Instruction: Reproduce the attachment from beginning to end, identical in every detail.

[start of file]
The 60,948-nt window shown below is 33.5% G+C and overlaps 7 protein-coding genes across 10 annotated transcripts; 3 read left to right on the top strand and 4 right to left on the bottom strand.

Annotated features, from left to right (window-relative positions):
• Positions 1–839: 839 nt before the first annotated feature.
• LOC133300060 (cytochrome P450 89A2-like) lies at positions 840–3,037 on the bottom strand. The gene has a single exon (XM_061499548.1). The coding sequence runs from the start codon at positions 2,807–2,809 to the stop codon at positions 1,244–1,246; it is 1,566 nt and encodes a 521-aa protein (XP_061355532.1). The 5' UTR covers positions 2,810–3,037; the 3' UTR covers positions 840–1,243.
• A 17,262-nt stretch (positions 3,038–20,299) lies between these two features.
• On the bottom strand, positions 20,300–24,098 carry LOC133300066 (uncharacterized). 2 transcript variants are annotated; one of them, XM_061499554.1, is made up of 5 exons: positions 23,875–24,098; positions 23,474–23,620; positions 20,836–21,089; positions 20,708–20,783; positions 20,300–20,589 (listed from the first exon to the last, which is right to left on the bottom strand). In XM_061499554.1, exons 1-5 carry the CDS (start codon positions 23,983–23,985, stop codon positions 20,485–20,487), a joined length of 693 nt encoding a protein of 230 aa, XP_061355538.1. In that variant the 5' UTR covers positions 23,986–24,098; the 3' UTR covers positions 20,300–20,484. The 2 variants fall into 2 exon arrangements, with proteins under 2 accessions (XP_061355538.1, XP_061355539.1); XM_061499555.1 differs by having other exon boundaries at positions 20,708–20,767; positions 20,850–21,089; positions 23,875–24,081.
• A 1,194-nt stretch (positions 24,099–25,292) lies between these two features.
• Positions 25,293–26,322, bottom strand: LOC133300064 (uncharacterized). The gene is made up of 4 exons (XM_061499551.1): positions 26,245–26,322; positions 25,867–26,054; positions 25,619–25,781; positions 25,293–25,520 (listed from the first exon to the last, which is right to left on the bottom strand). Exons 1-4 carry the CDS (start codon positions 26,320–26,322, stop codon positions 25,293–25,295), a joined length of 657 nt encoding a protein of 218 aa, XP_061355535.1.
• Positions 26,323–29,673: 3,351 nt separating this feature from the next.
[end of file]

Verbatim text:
The 60,948-nt window shown below is 33.5% G+C and overlaps 7 protein-coding genes across 10 annotated transcripts; 3 read left to right on the top strand and 4 right to left on the bottom strand.

Annotated features, from left to right (window-relative positions):
• Positions 1–839: 839 nt before the first annotated feature.
• LOC133300060 (cytochrome P450 89A2-like) lies at positions 840–3,037 on the bottom strand. The gene has a single exon (XM_061499548.1). The coding sequence runs from the start codon at positions 2,807–2,809 to the stop codon at positions 1,244–1,246; it is 1,566 nt and encodes a 521-aa protein (XP_061355532.1). The 5' UTR covers positions 2,810–3,037; the 3' UTR covers positions 840–1,243.
• A 17,262-nt stretch (positions 3,038–20,299) lies between these two features.
• On the bottom strand, positions 20,300–24,098 carry LOC133300066 (uncharacterized). 2 transcript variants are annotated; one of them, XM_061499554.1, is made up of 5 exons: positions 23,875–24,098; positions 23,474–23,620; positions 20,836–21,089; positions 20,708–20,783; positions 20,300–20,589 (listed from the first exon to the last, which is right to left on the bottom strand). In XM_061499554.1, exons 1-5 carry the CDS (start codon positions 23,983–23,985, stop codon positions 20,485–20,487), a joined length of 693 nt encoding a protein of 230 aa, XP_061355538.1. In that variant the 5' UTR covers positions 23,986–24,098; the 3' UTR covers positions 20,300–20,484. The 2 variants fall into 2 exon arrangements, with proteins under 2 accessions (XP_061355538.1, XP_061355539.1); XM_061499555.1 differs by having other exon boundaries at positions 20,708–20,767; positions 20,850–21,089; positions 23,875–24,081.
• A 1,194-nt stretch (positions 24,099–25,292) lies between these two features.
• Positions 25,293–26,322, bottom strand: LOC133300064 (uncharacterized). The gene is made up of 4 exons (XM_061499551.1): positions 26,245–26,322; positions 25,867–26,054; positions 25,619–25,781; positions 25,293–25,520 (listed from the first exon to the last, which is right to left on the bottom strand). Exons 1-4 carry the CDS (start codon positions 26,320–26,322, stop codon positions 25,293–25,295), a joined length of 657 nt encoding a protein of 218 aa, XP_061355535.1.
• Positions 26,323–29,673: 3,351 nt separating this feature from the next.